Likewise, there are many valuable apps to assist with the creation of revision timetables, like Revision World or Get Revising. Like everyone else, students tend to feel more assured when they’re properly organised and have everything they need to succeed. Starting early in the academic year, teachers can help students to identify key topics in each subject and devise a realistic revision timetable.
Many educators report that offering students access to NetSupport School’s Digital Journal can be an excellent way to support revision. Here, students can find all study materials held in one location – including class notes, lesson objectives, relevant screenshots, key topics, concepts, terminology lists and useful links to approved websites.
Additionally, using a keyword monitoring tool such as NetSupport DNA can help schools identify trending topics across a year group at any one time. These tools can help unveil any additional issues students may be facing that might also be adding to the stress load.
Supporting Students at University
University life can be challenging at the best of times, with many students juggling part-time jobs, busy social lives and heavy academic workloads. For most, university is the first time away from home, family and a life protected from financial pressures. Some students may be studying overseas, far away from everything that is familiar, while many non-traditional students will be juggling many commitments at once.
If a student appears particularly anxious, it’s often worth asking if they’re eating healthily, sleeping well and exercising regularly. However responsible they might appear, it’s easy to fall into unhealthy habits during stressful times – particularly when living away from family for the first time.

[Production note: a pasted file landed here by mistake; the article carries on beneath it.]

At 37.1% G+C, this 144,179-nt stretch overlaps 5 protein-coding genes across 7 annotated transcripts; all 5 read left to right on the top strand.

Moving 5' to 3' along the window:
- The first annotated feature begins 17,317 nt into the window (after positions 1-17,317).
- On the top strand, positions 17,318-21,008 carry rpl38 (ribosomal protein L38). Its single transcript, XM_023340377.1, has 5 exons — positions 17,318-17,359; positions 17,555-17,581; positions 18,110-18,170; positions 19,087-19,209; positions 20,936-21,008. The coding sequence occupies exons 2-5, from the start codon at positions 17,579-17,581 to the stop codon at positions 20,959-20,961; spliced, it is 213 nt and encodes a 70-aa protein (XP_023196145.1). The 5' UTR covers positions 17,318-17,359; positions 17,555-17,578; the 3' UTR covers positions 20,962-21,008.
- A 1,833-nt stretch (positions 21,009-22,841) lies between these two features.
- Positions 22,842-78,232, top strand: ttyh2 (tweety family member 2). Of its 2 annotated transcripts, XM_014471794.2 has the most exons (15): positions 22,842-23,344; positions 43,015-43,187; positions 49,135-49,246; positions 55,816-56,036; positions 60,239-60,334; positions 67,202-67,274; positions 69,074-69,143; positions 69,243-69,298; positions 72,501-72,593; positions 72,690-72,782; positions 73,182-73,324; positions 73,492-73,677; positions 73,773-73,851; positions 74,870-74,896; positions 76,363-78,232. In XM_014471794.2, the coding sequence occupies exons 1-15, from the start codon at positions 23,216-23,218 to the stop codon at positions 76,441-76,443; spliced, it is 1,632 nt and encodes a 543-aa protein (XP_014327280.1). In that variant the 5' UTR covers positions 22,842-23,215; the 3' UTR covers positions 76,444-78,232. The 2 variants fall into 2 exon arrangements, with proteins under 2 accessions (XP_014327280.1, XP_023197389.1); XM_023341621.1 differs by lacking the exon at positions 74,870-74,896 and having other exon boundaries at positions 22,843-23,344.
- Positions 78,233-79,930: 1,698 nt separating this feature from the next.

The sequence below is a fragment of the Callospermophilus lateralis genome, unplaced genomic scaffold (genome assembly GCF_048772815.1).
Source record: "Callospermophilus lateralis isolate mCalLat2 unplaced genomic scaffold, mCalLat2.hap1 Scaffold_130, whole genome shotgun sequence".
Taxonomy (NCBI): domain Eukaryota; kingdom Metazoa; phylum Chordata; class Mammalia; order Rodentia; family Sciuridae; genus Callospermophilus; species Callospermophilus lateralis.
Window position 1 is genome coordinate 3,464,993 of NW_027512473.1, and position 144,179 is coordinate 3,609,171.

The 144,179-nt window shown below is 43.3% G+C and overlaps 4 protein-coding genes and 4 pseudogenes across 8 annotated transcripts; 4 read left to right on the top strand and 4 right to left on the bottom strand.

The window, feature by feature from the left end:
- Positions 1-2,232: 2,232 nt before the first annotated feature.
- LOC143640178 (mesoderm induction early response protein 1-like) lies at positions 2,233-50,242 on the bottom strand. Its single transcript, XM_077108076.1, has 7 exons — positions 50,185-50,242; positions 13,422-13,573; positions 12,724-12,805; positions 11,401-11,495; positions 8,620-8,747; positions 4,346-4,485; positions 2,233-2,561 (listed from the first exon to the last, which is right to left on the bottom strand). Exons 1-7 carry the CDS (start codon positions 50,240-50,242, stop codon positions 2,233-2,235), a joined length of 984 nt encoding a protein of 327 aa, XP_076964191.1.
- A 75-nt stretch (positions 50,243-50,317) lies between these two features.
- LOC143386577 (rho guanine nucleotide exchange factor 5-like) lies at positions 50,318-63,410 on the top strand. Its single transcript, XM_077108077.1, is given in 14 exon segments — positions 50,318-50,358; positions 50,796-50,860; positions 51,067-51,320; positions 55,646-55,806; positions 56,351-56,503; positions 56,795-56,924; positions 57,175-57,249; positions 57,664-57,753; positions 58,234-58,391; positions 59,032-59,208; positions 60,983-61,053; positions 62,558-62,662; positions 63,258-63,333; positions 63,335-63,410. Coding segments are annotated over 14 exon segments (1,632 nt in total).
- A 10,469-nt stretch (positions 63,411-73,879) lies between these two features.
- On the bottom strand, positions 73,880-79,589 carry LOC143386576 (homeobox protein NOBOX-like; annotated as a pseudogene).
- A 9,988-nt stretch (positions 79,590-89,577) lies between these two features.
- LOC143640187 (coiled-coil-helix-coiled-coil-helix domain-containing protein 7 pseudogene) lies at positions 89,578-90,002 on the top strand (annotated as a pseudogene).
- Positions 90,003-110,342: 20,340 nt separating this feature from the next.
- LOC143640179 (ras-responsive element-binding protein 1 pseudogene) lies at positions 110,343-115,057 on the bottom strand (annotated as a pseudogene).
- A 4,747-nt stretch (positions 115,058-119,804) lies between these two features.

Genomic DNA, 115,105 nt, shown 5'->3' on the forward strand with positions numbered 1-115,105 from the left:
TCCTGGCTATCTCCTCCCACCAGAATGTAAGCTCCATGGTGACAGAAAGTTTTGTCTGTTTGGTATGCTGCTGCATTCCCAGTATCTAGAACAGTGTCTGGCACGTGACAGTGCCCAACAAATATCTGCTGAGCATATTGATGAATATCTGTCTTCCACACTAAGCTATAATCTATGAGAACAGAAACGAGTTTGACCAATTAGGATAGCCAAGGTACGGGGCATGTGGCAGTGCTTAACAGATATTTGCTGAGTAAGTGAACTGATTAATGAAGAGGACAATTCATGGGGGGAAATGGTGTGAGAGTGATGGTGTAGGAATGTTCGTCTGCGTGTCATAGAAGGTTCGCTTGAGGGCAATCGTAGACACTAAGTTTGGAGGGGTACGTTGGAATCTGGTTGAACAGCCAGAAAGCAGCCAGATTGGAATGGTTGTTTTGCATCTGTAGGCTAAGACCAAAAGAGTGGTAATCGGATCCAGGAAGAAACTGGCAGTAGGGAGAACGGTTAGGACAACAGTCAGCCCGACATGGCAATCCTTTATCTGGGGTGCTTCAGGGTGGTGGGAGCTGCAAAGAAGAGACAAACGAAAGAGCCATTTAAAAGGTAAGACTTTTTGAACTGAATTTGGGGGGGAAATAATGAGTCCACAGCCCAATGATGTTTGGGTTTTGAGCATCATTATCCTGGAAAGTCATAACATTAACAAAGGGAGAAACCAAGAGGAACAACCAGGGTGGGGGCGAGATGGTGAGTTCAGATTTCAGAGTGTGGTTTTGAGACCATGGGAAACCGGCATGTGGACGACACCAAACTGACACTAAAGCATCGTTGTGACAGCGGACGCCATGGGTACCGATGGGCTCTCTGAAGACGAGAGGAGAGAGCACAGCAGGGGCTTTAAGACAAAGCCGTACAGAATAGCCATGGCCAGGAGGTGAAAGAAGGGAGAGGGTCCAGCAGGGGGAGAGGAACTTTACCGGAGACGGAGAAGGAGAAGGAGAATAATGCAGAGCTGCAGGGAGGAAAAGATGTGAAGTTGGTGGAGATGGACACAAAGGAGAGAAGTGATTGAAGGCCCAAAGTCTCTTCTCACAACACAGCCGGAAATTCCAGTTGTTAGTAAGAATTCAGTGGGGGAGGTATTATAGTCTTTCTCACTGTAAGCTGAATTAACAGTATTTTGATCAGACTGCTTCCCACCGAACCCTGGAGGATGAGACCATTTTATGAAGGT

Exams can also exacerbate other life stressors – such as financial difficulties, a demanding part-time job or caring responsibilities – so it’s worth finding out if there are any non-academic issues that might be challenging the student. Again, a keyword monitoring tool, such as one in NetSupport DNA, will help find additional trending terms.
Of course, most universities also have dedicated support services, both online and on-campus, for students to access at any time. Encourage students to talk to their existing networks and stress that there is absolutely no shame in seeking additional support.
No matter the age or level, there are valuable resources freely available to support all students during this potentially stressful season, with many others created specifically for their parents and teachers. While, for some, exam-taking will never be enjoyable, help is at hand to make the experience a little less stressful.
Practical ideas for coping with exam-related stress from mental health charity, Mind
A comprehensive guide to introducing younger children to mindfulness meditation from Guardian Teacher Network
Author : Natalie Nezhati, Educational content consultant for NetSupport.